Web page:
What do you say when you’re not sure how to talk to a new person at a networking event (or holiday party)?
Here’s a simple script that worked perfectly for me:
- Walk toward someone.
- Extend a hand. (Adjust for pandemic times)
- Say, “Hi, I don’t think we met. What’s your name?”
And then you’re off to the races.
If this seems too simple, that’s the point. It’s not the perfect tactical wordsmithing of your intro that makes or breaks you. It’s the fact that you acted on a good enough plan to overcome the threshold for approach anxiety.
The parallel to bar prep is worrying about which supplements to use, which tutor to use, which newsletters to follow… when the most important thing is to have a plan, start moving, and stay consistent.
You can only learn. You cannot be taught by something else.
In the end, whichever course or supplements you use, this is a self-study endeavor. You’re responsible for preparing yourself. Don’t forget that courses and supplements are just there to support that.
“But it’s too cold outside, and it’s too warm inside, and this temperature delta and holiday spirit are making me too relaxed to do anything.”
I’m not letting you off the hook thinking “new year, new me!” and then NOT following through with your plans.
Keep the following 3 ideas in mind to light a fire under your ass and keep those buns toasty:
Continue reading “Holiday Motivation for Bar Exam: 3 Ways to Keep Going During Prep”
You ever have interactions with dog owners that go like this?
Oh he’s so well trained!
Sit. Sit. Sit. Sit. Sit.
Ooooh look at how well he’s trained!
The MBE is probably the lever that will move your bar exam result the most.
Yet we see that training when it comes to the MBE is sometimes shoddy and not really there. We LOOK like we’re trained, and you very may well be, but the actual exam experience is different from the simulations.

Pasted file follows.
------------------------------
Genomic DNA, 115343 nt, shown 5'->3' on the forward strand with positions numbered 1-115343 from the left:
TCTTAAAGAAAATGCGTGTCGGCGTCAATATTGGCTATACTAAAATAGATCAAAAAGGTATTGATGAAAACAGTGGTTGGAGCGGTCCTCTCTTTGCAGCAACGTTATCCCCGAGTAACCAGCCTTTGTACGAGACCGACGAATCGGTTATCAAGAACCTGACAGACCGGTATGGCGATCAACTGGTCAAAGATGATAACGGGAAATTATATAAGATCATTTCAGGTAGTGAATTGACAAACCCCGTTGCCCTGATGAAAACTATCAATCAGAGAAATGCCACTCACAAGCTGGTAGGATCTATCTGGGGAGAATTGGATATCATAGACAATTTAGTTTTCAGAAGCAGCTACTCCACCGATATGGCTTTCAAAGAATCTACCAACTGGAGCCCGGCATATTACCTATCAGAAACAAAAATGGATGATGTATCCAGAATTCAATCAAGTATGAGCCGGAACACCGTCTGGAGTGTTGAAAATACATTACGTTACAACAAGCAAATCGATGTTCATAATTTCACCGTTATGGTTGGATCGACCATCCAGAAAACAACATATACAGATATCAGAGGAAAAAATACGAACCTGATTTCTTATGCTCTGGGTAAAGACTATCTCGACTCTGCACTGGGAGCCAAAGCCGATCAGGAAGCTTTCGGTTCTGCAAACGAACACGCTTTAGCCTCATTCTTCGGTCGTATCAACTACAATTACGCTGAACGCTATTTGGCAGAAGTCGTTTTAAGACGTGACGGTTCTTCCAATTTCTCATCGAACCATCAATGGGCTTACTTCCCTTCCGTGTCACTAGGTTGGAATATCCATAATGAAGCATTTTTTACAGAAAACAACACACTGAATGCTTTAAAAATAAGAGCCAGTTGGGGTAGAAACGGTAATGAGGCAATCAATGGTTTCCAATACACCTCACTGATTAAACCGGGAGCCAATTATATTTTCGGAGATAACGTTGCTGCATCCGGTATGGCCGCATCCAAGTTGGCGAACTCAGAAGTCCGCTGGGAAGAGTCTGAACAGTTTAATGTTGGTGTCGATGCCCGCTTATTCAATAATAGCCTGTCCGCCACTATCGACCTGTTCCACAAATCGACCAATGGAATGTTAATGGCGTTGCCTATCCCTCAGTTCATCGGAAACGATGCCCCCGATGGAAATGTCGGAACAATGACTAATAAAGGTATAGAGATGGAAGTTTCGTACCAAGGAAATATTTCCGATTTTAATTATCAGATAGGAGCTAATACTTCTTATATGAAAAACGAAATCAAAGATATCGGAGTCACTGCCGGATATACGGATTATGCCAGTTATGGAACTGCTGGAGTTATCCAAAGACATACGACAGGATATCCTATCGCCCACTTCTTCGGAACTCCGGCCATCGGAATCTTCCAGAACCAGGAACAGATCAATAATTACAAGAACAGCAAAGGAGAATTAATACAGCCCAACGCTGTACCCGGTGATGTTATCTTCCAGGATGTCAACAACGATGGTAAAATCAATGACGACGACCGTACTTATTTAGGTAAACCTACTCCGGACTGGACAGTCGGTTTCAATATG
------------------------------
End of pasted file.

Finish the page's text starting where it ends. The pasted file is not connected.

When you’re actually on the hotseat, you’re automatically less good at the things you’re normally good at on a day-to-day basis.
“We don’t rise to the level of our expectations; we fall to the level of our training.”
I don’t want you to find out that you actually weren’t training well as you fall to its level on the real thing. Instead, I want you to pass the MBE (and the bar exam) with flying colors.
To that end, here are my five rules for passing the MBE:
Continue reading “My 5 Rules for Passing the MBE”
Many bar takers are obsessed with the idea of memorization.
Understandably, a lot of students naturally panic and have concerns with it. I think it comes from a place of insecurity. There’s a LOT to remember after all.
Panic mutates into paralysis. They rely on theory. They say, “As long as I memorize this perfectly, I will be set for the exam.”
Maybe. That approach isn’t going to work for most people. It’s not the point. But this is a common thought process, especially for those starting out.
That may be why people are excited for the open-book bar exam (like in Nevada). I eagerly await the test takers’ realization that it’s not just about having access to knowledge but whether they can use it properly. Removing the memorization requirement doesn’t really change the exam. In fact, it will probably hurt if you’re wasting time looking things up.
It’s not that I’m ragging on memorization. You should memorize. It’s table stakes. Everyone’s doing it. It’s a minimum requirement. Just a cost of entry. So you do want to start memorizing as early as you can.
I want to point out what bar students miss when they get tunnel vision around memorization. Don’t miss the forest for the trees:
Continue reading “Myth of Memorization on the Bar Exam”